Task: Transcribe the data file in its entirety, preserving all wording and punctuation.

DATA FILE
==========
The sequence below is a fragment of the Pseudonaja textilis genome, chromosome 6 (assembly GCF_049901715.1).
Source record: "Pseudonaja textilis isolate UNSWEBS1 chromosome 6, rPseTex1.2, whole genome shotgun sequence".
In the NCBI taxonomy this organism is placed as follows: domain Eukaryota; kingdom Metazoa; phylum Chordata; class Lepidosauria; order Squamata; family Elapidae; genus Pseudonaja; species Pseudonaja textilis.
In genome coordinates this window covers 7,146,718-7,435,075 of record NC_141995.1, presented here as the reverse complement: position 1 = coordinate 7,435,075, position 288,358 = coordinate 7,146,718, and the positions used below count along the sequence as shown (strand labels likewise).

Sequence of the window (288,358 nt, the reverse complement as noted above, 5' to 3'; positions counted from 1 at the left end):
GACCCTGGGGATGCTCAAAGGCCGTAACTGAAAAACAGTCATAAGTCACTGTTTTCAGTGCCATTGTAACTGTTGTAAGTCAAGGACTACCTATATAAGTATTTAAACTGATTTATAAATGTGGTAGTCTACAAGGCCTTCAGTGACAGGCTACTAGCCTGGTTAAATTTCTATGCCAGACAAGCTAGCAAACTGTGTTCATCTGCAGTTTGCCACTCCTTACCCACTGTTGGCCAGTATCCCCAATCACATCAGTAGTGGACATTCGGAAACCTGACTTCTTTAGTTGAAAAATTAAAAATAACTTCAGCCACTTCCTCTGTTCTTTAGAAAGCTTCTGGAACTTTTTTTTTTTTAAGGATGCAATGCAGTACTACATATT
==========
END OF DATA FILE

The sequence below is a fragment of the Pseudonaja textilis genome, chromosome 6 (assembly GCF_049901715.1).
Source record: "Pseudonaja textilis isolate UNSWEBS1 chromosome 6, rPseTex1.2, whole genome shotgun sequence".
In the NCBI taxonomy this organism is placed as follows: domain Eukaryota; kingdom Metazoa; phylum Chordata; class Lepidosauria; order Squamata; family Elapidae; genus Pseudonaja; species Pseudonaja textilis.
In genome coordinates this window covers 7,146,718-7,435,075 of record NC_141995.1, presented here as the reverse complement: position 1 = coordinate 7,435,075, position 288,358 = coordinate 7,146,718, and the positions used below count along the sequence as shown (strand labels likewise).

Sequence of the window (288,358 nt, the reverse complement as noted above, 5' to 3'; positions counted from 1 at the left end):
GACCCTGGGGATGCTCAAAGGCCGTAACTGAAAAACAGTCATAAGTCACTGTTTTCAGTGCCATTGTAACTGTTGTAAGTCAAGGACTACCTATATAAGTATTTAAACTGATTTATAAATGTGGTAGTCTACAAGGCCTTCAGTGACAGGCTACTAGCCTGGTTAAATTTCTATGCCAGACAAGCTAGCAAACTGTGTTCATCTGCAGTTTGCCACTCCTTACCCACTGTTGGCCAGTATCCCCAATCACATCAGTAGTGGACATTCGGAAACCTGACTTCTTTAGTTGAAAAATTAAAAATAACTTCAGCCACTTCCTCTGTTCTTTAGAAAGCTTCTGGAACTTTTTTTTTTTTAAGGATGCAATGCAGTACTACATATT